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Federal Govt May Back Down On Power Privatization, Says It Had Pumped N1.7 Trillion In 3 Years

The Federal Government of Nigeria, tired of funding power in the country and still not getting good results, may back down on privatization of the sector soon.
The position of the government, which emanated from a meeting of the National Economic Council (NEC) today, January 23, presided over by Vice President Yemi Osinbajo, was backgrounded on the government’s complain that despite the privatization, it has pumped N1. 7 Trillion into the sector in the last three years.
Briefing newsmen shortly after the meeting at the presidential Villa, Abuja, Governor Nasir Ahmed El-Rufai of Kaduna State said that the way the privatization was done is an issue to many, adding: “what we have agreed on is that there are fundamental problem in the electronic supply industry, and that you cannot privatize an industry and then over three years since privatization, you pump in N1.7 trillion of government into it. That is not privatization.
“The federal government has supported the electricity sector with N1.7 trillion in the last three years and this is not sustainable. So, solutions must be found. Those solutions are not going to be nice. They maybe painful but the only way to solve the structural problems in the industry is to take some very difficult decisions.
“There are many issues including the ones you have observed in Kano DISCO. Our hope is that when we must have presented our report, we would have identified issues and isolated these issues and would present options to the government that would will have costs and benefits, because, we cannot continue to spend N1.7 trillion every try years. The question is if we continue like this are we going to get electricity?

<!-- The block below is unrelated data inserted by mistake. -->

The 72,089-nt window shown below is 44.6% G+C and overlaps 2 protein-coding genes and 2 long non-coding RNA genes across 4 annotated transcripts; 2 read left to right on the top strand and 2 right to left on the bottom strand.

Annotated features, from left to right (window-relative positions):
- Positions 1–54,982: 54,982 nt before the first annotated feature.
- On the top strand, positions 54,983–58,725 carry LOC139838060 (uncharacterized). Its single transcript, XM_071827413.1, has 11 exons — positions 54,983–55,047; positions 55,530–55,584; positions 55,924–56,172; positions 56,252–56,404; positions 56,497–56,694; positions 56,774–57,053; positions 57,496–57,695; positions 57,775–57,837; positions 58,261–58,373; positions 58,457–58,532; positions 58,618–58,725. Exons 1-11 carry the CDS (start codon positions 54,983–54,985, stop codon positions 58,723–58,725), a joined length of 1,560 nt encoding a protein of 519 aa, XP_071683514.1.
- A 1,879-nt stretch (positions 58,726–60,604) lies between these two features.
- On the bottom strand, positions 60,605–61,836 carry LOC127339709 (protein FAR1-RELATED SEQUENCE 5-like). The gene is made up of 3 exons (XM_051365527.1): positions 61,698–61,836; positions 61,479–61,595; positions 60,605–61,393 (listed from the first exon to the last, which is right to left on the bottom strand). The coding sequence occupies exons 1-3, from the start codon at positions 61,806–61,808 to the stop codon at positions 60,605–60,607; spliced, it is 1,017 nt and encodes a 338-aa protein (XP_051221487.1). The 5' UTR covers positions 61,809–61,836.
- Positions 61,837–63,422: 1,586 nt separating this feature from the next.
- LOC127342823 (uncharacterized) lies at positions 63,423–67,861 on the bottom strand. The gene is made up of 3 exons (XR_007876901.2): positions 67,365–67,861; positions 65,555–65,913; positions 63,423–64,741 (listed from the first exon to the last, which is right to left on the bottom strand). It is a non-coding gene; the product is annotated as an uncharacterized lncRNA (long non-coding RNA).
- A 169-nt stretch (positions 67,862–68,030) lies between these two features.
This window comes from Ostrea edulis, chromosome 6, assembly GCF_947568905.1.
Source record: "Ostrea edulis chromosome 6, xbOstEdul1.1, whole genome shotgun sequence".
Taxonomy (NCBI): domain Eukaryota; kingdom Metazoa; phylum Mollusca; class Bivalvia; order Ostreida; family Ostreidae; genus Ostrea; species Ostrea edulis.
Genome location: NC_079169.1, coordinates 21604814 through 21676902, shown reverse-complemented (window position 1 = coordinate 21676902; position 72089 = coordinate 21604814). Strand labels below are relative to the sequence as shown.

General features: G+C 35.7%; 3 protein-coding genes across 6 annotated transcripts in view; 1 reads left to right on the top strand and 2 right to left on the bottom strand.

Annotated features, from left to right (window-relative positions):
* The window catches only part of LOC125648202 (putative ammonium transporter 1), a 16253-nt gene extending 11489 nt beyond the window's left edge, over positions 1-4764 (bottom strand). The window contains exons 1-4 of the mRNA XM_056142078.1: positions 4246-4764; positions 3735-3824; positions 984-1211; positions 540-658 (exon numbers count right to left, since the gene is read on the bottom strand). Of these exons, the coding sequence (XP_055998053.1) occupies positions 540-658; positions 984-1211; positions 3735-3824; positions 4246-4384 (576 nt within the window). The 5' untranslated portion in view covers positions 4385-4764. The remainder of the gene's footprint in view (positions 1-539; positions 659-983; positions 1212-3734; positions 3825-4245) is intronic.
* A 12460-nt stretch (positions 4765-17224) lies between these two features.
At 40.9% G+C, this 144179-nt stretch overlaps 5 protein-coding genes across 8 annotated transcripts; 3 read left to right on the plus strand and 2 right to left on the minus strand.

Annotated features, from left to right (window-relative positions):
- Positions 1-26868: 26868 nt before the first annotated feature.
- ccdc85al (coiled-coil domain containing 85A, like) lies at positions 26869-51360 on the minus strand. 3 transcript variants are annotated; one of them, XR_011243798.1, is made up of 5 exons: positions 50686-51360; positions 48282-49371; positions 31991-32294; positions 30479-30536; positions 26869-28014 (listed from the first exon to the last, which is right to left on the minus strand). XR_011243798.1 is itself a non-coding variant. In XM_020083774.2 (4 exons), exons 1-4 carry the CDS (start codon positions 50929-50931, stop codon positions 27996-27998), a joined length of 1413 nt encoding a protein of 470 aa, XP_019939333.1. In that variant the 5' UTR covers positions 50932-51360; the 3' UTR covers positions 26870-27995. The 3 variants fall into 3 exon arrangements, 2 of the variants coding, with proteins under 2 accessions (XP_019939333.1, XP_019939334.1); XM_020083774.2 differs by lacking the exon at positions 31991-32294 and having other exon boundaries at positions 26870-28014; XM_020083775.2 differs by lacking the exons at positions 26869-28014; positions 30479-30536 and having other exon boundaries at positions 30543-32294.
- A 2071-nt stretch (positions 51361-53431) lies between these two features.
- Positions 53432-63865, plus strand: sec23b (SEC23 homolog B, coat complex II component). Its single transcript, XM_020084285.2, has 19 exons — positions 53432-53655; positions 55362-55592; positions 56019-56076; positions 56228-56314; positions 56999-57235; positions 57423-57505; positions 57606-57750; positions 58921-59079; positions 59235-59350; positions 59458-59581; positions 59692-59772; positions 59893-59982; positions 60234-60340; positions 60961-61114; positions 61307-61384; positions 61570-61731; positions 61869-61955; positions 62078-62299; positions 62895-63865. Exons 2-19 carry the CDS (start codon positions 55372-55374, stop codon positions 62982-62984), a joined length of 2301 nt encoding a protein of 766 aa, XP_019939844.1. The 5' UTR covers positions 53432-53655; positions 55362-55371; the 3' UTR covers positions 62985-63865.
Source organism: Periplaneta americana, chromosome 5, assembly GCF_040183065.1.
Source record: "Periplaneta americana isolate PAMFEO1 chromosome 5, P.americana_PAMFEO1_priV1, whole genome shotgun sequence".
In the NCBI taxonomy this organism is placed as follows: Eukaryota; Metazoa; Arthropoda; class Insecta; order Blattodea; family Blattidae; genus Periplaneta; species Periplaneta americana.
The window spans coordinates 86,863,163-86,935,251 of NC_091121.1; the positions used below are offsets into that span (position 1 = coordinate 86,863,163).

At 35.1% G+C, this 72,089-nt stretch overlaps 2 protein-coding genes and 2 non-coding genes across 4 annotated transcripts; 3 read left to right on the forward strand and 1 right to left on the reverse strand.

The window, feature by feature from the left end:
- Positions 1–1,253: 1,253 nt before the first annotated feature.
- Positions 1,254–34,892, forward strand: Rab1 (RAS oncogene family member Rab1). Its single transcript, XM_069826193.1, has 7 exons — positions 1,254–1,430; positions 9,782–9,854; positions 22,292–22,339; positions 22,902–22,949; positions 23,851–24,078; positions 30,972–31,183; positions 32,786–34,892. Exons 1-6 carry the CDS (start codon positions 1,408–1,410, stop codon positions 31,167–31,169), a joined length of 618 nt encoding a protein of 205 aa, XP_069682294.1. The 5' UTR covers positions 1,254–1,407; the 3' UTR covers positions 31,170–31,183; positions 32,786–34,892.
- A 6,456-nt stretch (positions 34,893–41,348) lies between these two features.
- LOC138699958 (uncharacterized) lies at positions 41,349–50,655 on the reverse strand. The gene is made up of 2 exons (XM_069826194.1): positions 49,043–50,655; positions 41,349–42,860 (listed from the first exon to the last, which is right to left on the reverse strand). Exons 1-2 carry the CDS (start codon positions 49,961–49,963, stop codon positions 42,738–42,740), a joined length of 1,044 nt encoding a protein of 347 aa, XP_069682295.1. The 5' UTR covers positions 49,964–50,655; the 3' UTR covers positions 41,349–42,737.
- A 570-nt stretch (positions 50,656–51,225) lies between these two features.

“We can also look at other options and have cost and benefits attached to it for the consideration of the economic council of government.
“So, my appeal is that let’s not be quick to pass judgement. Right now we are listening to all the stakeholders. Of course, there is a lot of blame game. At the end of the day, we must have an honest conversation as Nigerians and know that unless we fix electricity we cannot make progress.
“And this electricity is required not only in the cities but in every home, every rural area. How do we fix the structural problem in the industry so that it doesn’t cost the government this much to cover the whole of the country.
“Today, there are 80 million Nigerians that do not have access to electricity. We cannot continue like this.
“So, we will ask all these questions, look at everything you have observed and even those that you have not observed. But we want to listen to Nigerians and get their own views and incorporate those views in every solution that we proposed.”

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